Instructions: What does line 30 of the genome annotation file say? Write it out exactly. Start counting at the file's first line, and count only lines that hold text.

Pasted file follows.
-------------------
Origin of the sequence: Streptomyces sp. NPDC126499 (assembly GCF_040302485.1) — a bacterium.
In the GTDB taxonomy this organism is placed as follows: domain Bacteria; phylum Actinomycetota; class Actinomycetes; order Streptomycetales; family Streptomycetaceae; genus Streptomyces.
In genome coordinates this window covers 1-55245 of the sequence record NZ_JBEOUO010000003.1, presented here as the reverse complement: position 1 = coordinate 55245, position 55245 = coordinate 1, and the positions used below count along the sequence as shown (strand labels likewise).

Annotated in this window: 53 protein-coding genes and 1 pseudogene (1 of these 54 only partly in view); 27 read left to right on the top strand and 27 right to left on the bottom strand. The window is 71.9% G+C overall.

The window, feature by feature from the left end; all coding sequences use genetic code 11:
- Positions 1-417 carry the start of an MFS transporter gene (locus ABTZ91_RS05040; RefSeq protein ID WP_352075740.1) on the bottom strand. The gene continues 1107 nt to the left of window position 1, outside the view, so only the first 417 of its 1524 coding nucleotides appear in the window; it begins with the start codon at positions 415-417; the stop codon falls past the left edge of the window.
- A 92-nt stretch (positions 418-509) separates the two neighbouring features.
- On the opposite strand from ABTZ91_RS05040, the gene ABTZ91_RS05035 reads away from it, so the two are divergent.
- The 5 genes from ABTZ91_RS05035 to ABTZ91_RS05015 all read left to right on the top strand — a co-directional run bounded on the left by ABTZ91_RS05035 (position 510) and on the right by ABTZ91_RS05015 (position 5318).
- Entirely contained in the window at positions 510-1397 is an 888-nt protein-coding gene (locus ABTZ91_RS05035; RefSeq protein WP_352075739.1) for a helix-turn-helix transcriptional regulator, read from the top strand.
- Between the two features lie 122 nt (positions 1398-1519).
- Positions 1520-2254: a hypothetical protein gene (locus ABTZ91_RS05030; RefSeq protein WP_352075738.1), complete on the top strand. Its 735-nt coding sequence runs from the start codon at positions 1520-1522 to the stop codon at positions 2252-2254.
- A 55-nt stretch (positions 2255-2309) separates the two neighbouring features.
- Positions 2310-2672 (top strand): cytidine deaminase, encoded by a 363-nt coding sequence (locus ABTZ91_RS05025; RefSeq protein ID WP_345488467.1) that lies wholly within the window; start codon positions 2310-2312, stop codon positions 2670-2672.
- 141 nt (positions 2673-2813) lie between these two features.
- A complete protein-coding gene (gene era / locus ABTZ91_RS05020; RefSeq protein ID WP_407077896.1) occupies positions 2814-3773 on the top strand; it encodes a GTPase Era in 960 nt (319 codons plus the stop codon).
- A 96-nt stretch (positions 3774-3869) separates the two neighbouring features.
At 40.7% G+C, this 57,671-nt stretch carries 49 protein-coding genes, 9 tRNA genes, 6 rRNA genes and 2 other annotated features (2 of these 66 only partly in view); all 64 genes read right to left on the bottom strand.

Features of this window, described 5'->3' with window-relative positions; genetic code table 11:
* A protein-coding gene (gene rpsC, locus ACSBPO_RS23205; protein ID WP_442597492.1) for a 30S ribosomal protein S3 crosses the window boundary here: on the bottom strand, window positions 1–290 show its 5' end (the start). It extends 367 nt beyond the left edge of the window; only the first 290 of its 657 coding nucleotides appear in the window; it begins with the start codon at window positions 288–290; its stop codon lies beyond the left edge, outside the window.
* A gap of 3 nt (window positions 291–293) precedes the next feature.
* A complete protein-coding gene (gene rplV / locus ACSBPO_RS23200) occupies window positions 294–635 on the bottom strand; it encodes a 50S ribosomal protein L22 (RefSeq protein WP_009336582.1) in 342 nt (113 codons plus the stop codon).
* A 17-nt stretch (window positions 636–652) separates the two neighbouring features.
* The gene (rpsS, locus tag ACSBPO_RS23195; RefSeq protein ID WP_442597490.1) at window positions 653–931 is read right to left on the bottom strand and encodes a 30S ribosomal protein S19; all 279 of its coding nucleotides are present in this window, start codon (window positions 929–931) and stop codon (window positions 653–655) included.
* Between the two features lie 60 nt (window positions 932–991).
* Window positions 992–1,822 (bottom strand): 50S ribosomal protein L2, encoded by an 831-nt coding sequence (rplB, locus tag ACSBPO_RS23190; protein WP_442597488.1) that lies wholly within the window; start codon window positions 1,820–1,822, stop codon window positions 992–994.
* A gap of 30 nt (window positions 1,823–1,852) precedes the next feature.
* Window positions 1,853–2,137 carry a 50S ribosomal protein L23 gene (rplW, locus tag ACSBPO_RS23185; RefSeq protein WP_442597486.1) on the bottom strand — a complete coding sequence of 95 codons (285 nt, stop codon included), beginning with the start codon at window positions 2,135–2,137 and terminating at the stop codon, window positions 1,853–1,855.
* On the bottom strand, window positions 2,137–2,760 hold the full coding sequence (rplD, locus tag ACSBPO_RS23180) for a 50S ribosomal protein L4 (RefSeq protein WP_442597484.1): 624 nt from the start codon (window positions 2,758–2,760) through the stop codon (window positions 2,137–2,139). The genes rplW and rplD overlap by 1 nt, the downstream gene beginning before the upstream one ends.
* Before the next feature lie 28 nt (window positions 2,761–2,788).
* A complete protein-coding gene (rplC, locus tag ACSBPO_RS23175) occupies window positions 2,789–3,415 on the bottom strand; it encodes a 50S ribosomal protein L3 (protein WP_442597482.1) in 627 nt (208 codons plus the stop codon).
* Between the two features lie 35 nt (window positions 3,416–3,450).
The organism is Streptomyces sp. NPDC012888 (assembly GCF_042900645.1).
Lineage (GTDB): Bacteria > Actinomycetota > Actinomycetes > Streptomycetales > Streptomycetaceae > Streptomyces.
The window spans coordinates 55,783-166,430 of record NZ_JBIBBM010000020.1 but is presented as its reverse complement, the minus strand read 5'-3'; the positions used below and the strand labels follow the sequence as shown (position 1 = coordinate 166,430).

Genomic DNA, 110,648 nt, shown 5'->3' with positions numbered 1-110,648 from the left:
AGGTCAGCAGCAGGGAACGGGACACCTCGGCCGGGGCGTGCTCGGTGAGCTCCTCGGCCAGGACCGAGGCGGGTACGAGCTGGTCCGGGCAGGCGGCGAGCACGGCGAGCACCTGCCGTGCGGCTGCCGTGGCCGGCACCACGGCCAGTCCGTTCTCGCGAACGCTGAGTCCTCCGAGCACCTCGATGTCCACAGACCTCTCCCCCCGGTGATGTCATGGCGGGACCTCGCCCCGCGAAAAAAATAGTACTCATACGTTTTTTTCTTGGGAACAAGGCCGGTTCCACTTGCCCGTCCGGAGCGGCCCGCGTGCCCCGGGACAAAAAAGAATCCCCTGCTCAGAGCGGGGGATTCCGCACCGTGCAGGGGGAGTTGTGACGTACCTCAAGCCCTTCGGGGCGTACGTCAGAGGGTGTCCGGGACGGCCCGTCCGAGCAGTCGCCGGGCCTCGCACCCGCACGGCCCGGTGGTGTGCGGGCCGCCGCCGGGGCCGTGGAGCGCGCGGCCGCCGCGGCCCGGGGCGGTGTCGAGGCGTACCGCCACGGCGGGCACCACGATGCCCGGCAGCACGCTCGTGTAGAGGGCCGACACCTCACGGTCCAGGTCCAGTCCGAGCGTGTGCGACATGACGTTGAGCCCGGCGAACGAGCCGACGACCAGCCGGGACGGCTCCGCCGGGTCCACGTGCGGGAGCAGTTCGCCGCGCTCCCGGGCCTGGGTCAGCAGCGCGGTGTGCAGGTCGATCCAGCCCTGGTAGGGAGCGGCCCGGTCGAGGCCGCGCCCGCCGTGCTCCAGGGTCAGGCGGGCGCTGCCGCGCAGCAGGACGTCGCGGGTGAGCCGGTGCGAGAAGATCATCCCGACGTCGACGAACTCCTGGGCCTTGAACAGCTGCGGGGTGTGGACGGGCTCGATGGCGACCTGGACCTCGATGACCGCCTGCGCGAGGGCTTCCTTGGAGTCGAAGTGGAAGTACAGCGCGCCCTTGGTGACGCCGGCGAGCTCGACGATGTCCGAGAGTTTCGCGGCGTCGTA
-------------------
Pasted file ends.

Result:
* Before the next feature lie 28 nt (window positions 2,761–2,788).